What you need to know:
- Fear of the novel coronavirus pandemic that continues to spread and disrupt markets and food systems across the world has led to panic-buying.
- A number of businesses have at the same time taken advantage of the prevailing situation to hoard goods, anticipating the prices to shoot up.
Agriculture Cabinet Secretary Peter Munya on Friday said the government does not intend to buy maize from local farmers.
The country faces a food crisis as the locally available maize can only last up to next month, he said.
The government has in the past been instrumental in buying grain from local growers through the National Cereals and Produce Board (NCPB), but the buying was marred by runaway corruption.
During a tour of a coffee-processing plant in Dandora, Mr Munya said the government had withdrawn from the business of buying or importing grains and would only focus on creating a conducive business environment for processors and private organisations.
Two days ago, he allowed processors to import four million bags of maize to beat the looming deficit.
The imported grain — two million bags of white and another two million of yellow maize — will attract 14 per cent and 10 per cent excise duty to maintain fair competition, he said.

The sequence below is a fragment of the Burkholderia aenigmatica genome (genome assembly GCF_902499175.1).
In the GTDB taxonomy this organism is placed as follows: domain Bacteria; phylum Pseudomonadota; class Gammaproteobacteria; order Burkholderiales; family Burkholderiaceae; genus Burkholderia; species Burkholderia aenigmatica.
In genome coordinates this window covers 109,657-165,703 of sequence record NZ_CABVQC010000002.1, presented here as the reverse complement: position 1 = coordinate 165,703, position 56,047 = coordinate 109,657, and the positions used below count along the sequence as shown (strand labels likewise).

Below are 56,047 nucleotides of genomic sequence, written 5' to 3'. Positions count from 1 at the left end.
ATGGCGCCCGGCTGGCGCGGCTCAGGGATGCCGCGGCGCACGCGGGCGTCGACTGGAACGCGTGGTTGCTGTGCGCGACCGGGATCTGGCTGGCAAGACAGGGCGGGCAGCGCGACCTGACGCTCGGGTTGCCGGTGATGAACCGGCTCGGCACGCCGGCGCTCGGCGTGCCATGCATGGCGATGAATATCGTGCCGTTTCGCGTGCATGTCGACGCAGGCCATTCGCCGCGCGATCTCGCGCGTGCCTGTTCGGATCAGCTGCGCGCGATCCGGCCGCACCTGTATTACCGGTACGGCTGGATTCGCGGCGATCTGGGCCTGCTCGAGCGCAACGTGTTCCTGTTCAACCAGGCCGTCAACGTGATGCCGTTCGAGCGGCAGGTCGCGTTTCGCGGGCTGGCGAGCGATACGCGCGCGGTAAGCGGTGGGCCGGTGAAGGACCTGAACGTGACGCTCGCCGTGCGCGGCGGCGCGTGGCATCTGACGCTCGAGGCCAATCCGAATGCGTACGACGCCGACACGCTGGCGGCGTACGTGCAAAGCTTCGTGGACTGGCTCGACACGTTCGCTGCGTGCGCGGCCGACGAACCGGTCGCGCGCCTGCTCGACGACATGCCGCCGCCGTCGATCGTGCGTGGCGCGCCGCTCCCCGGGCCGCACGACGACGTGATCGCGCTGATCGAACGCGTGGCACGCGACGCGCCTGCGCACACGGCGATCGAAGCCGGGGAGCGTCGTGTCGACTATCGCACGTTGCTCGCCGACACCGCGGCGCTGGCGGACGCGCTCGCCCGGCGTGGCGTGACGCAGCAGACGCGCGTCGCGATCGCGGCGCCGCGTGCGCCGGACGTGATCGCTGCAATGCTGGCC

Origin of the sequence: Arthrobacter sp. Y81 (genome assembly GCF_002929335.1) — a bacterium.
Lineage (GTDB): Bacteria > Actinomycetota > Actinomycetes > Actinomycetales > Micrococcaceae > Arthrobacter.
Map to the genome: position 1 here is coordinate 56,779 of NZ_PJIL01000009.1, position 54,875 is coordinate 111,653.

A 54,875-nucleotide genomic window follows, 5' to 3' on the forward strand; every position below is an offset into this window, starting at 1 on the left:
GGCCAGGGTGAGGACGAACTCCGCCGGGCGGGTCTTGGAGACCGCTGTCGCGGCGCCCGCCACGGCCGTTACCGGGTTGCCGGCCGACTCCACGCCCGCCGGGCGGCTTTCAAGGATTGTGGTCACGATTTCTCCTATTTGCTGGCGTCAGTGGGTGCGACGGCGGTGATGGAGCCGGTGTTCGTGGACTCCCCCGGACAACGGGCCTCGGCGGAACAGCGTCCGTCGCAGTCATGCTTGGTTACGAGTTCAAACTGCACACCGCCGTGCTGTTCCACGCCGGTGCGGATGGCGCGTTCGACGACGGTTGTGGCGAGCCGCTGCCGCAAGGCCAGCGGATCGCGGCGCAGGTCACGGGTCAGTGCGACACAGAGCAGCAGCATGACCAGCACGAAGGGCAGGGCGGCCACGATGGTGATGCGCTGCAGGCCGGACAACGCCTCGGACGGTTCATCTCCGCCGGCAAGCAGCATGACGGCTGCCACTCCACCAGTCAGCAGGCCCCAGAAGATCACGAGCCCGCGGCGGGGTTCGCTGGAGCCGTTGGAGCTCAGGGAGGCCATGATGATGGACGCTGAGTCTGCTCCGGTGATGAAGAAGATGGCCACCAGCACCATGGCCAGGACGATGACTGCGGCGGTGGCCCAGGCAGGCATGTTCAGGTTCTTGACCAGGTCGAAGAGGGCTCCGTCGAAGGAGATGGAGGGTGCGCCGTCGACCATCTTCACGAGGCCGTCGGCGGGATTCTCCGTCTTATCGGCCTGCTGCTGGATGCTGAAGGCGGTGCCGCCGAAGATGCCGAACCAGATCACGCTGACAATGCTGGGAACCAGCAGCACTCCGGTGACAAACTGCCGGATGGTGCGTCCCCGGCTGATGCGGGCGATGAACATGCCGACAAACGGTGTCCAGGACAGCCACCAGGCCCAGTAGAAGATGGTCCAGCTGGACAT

“Our work is to come with policies to support the private sector. We arrived at the four million bags by looking at the shortfall,” the minister added.
He told farmers and traders hoarding their produce expecting to sell it to the government to “forget it” and release the maize to the market.
The imports are expected to serve the country between May and July when the first harvest season begins.
Fear of the novel coronavirus pandemic that continues to spread and disrupt markets and food systems across the world has led to panic-buying.
A number of businesses have at the same time taken advantage of the prevailing situation to hoard goods, anticipating the prices to shoot up.
Mr Munya said the government would arrest and prosecute such traders. Some top government officials have even said the prices of basic food commodities may be controlled should businesses take advantage of the current situation to exploit poor Kenyans.
“We have not reached there yet, but businesspeople should stay warned that we will not hesitate to invoke the Price Control (essential goods) Act to protect the public,” Mr Munya said.
The Act allows the National Treasury to set maximum prices for gazetted essential commodities upon consulting the relevant industry.
The Cabinet secretary also said the country is on track in reviving the coffee industry.
He said the Kenya Planters Cooperative Union that is charged with milling and marketing coffee cherry is being revived.
The government has set aside Sh1.5 billion for the revival of the sector. “The money will be used to turn the sector around, digitise the coffee industry and refurbish the processing structure by the end of the month,” Mr Munya added.